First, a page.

Another vote for Thorpe Sportswriters and other...

Letters

January 16, 2000

Another vote for Thorpe

Sportswriters and other "experts" were afflicted with tunnel vision in their choices of athlete of the century. They came up with the final four: Muhammad Ali, Michael Jordan, Jim Brown and Babe Ruth, but not necessarily in that order.

These guys were one-sport specialists, although Jim Brown was an excellent lacrosse player. Michael Jordan tried pro baseball and was a dismal washout.

For all-around athletic ability, Jim Thorpe tops the list. He established Olympic records, his football exploits are legendary, and he played major-league baseball.

Ernie Nevers followed, although not as spectacularly, in Thorpe's footsteps: an Olympic medalist, an All-America football player and a major-leaguer. These were great all-around athletes.

Abner Kaplan, Baltimore

New arena, big hopes

As a longtime follower of Maryland basketball, I have come to the realization that Gary Williams will always have very competitive teams. He knows how to cultivate raw talent into good players. But it takes more than a good coach to build a great program.

Coach Mike Krzyzewski has built a dynasty at Duke by consistently reloading his team with perennial Parade/McDonald's All-America-caliber players. The mystique of playing at Cameron Indoor Stadium also has helped him sell recruits on the idea of coming to Duke.

I hope the new arena in College Park will take Williams' program to the next level.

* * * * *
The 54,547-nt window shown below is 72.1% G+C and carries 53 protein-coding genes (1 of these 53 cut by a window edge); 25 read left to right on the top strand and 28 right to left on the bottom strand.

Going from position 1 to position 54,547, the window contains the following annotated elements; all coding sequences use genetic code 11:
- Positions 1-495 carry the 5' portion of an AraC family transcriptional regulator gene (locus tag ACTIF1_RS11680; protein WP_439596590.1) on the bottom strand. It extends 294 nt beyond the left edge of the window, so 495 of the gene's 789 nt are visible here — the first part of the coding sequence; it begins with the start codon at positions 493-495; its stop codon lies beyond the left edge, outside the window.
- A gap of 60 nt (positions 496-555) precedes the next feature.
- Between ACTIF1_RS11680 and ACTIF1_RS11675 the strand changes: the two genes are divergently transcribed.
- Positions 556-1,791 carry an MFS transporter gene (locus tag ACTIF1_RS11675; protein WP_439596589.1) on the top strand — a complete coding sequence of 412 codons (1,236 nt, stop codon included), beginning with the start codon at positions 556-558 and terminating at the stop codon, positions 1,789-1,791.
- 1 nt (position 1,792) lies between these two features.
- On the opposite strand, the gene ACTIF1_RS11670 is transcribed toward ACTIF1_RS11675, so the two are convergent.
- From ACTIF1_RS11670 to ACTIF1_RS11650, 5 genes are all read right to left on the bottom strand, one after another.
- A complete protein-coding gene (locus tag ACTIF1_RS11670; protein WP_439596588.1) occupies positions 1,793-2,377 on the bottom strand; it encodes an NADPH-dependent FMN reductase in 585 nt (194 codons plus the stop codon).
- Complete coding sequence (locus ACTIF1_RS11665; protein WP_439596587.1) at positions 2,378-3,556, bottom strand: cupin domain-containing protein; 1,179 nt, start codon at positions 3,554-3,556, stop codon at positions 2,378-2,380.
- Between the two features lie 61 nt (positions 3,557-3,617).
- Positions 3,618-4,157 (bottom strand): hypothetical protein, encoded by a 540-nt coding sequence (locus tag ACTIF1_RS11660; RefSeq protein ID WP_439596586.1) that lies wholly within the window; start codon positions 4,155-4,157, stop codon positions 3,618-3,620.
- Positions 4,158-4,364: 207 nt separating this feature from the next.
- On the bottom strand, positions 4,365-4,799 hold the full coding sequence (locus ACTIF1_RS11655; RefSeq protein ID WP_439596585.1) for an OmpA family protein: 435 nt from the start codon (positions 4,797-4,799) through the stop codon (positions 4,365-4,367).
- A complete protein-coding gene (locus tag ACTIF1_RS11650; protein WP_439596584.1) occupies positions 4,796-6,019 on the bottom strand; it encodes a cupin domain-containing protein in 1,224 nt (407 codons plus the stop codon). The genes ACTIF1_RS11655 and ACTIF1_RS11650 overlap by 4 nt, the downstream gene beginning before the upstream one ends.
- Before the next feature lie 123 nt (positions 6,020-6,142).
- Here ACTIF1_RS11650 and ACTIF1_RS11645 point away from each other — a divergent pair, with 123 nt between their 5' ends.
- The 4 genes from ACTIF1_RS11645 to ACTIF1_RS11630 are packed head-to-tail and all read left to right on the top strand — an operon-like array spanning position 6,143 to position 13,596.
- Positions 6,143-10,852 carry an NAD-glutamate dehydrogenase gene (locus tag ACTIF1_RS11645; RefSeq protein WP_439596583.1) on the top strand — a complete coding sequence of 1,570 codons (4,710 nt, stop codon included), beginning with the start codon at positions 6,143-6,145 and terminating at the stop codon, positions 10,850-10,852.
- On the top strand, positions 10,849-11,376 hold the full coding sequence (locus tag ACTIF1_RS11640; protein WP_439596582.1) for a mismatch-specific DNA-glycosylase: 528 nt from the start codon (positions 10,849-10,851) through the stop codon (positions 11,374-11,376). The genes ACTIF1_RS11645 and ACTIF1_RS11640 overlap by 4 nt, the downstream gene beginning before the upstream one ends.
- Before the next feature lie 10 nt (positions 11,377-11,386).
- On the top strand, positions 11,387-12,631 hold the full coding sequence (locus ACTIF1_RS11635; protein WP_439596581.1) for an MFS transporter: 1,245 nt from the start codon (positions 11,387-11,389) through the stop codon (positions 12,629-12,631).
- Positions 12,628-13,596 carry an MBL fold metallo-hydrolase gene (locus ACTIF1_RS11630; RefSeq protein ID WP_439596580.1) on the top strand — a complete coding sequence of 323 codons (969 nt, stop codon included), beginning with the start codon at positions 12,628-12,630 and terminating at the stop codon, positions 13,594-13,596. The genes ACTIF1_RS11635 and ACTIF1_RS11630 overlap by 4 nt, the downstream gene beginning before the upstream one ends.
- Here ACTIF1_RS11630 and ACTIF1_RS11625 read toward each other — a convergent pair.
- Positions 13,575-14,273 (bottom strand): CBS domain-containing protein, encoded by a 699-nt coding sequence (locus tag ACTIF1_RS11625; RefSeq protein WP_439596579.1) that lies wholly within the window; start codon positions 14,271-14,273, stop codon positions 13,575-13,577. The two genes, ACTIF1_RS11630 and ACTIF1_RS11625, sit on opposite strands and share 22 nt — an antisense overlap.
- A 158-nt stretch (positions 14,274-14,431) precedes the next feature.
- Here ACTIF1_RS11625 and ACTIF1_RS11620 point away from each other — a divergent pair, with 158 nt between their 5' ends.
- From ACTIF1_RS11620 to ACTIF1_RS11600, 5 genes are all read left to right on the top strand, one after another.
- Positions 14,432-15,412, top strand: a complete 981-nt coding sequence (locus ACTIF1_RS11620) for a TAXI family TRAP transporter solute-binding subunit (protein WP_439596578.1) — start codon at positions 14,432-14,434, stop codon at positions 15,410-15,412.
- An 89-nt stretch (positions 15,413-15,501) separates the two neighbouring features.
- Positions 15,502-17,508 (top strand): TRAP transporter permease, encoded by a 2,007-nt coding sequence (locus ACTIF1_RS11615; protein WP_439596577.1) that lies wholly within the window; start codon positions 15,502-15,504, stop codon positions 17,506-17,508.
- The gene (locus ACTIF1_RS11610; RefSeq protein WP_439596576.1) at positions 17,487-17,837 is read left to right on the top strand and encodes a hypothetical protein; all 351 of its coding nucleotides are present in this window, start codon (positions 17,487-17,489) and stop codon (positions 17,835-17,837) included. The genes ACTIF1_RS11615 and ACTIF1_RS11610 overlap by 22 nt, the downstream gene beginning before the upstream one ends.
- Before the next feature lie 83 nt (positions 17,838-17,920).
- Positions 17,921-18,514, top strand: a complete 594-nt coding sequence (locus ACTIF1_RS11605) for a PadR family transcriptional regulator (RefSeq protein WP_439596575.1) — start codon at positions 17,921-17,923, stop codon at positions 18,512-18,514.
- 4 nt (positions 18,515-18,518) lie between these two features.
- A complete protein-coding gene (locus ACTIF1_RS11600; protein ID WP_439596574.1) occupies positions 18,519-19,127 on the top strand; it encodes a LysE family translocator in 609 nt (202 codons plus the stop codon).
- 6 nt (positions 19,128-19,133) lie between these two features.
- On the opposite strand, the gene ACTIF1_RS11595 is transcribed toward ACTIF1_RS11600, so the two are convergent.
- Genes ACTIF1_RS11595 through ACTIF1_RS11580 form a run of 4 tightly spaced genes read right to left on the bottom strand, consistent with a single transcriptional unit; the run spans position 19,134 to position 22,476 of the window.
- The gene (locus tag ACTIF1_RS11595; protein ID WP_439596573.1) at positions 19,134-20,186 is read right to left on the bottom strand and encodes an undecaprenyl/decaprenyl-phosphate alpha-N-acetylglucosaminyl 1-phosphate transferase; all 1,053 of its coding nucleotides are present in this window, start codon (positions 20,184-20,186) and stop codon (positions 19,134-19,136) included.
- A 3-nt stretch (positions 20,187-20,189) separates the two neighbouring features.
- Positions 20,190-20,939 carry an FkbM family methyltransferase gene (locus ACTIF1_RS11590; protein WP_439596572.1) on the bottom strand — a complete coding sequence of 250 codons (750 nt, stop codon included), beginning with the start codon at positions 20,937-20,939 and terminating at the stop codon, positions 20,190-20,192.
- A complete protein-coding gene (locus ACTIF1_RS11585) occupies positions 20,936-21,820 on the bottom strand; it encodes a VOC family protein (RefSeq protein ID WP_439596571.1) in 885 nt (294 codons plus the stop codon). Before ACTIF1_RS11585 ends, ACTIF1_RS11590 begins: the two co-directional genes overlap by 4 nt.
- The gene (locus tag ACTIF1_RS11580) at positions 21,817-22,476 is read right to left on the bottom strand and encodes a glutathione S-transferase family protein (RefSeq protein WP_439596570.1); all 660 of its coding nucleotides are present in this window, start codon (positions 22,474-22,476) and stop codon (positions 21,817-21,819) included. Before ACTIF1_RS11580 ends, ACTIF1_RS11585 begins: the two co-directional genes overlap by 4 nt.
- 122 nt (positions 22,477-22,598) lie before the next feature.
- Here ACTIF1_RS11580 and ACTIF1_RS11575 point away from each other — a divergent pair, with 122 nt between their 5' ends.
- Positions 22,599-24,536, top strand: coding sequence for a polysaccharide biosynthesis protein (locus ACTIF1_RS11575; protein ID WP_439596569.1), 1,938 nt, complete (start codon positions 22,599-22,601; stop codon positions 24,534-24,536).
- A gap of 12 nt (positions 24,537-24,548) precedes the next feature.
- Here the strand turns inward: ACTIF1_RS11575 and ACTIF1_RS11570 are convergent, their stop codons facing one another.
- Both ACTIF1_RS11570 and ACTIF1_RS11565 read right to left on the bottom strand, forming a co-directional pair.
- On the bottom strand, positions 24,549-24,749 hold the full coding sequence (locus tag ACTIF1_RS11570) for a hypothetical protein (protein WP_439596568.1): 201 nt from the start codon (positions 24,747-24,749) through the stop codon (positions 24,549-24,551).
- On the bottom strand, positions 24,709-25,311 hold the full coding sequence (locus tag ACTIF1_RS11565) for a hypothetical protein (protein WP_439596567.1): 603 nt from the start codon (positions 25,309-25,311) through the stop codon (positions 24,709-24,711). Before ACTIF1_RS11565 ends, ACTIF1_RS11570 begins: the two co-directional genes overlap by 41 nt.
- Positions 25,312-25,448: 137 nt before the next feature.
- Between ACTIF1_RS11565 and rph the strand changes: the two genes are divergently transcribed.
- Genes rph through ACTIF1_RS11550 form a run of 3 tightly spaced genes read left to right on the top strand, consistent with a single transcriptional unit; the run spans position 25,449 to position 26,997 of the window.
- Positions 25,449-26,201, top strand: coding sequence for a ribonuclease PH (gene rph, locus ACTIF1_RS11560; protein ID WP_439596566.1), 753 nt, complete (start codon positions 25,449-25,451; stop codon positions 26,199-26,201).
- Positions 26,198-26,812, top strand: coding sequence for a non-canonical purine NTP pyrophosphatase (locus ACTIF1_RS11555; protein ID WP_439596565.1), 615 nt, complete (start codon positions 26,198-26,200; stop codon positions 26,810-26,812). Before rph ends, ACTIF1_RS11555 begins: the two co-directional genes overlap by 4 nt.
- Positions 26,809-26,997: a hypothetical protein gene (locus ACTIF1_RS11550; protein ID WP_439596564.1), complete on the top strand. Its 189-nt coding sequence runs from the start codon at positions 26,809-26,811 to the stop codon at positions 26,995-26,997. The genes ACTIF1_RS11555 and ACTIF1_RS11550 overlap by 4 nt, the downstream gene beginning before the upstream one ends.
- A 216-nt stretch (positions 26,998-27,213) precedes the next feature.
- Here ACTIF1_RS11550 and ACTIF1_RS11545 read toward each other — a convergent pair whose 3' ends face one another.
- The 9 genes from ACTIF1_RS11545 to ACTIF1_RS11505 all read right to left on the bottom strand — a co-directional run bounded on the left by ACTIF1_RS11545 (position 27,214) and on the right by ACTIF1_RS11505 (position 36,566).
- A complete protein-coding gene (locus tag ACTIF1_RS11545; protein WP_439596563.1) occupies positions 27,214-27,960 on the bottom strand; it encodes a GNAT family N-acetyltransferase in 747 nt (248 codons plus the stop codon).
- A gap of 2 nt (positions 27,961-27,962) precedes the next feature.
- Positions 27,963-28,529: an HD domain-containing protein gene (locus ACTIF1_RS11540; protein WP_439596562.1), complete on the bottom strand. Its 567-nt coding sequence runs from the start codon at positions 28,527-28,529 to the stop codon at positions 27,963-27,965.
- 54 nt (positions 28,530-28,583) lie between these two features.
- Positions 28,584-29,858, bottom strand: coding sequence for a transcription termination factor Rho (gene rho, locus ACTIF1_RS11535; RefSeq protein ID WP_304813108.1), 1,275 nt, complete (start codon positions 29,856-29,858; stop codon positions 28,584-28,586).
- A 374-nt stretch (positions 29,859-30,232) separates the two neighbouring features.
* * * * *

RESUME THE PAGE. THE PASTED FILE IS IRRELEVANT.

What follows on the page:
In the meantime, the students and fans can help by getting behind the Maryland program the way the supporters at Cameron do for the Blue Devils.

Buster Hyman, Baltimore

Wright deserved steward job

I have been going to the races at Pimlico, Laurel and Bowie for more than 45 years. I have seen some of the greatest races in history and some of the best jockeys. And over the years, I've come to know and respect a person I think needs to be mentioned at this time.

Former jockey Danny Wright has always had a positive image in the Maryland racing industry. I started watching him ride some 20 years ago. He might not have been the greatest jockey to cross the scales, but when I put $2 down on him, I always got a $100 ride.

Over the years, I have noticed Wright always had time for the patrons, to say hello and shake their hands. As an avid sports fan, I have read over the years that Wright has represented the racing industry at many functions and has worked on many projects for children.

Recently I noticed that Wright had applied for the position of a steward in Maryland. I had the opportunity to be at the track visiting with some of the employees and jockeys when the steward's position was announced.

People definitely were in disbelief that Wright had not been chosen for the job. They said: "He does everything they ask of him. He's honest, fair and an excellent judge. How did this happen?"

Will Maryland racing lose another great figure to some other state? I certainly hope not, and I hope the people who choose the next steward will look at this quiet, knowledgeable gentleman who was overlooked this time.

Phil Oliver, Glen Burnie

The 50 percent solution

I see that Jesse Jackson's civil rights group doesn't think it's fair that the Green Bay Packers fired their black coach. I agree with Jackson on this terrible happening. I think that 50 percent of the NFL coaches should be black and 50 percent should be white.

Of course, I also think that 50 percent of the football players should be black and 50 percent should be white, and that goes for basketball and baseball teams, college and professional.

Now, doesn't that seem fair, Jesse!

Charles Mack, Forest Hill

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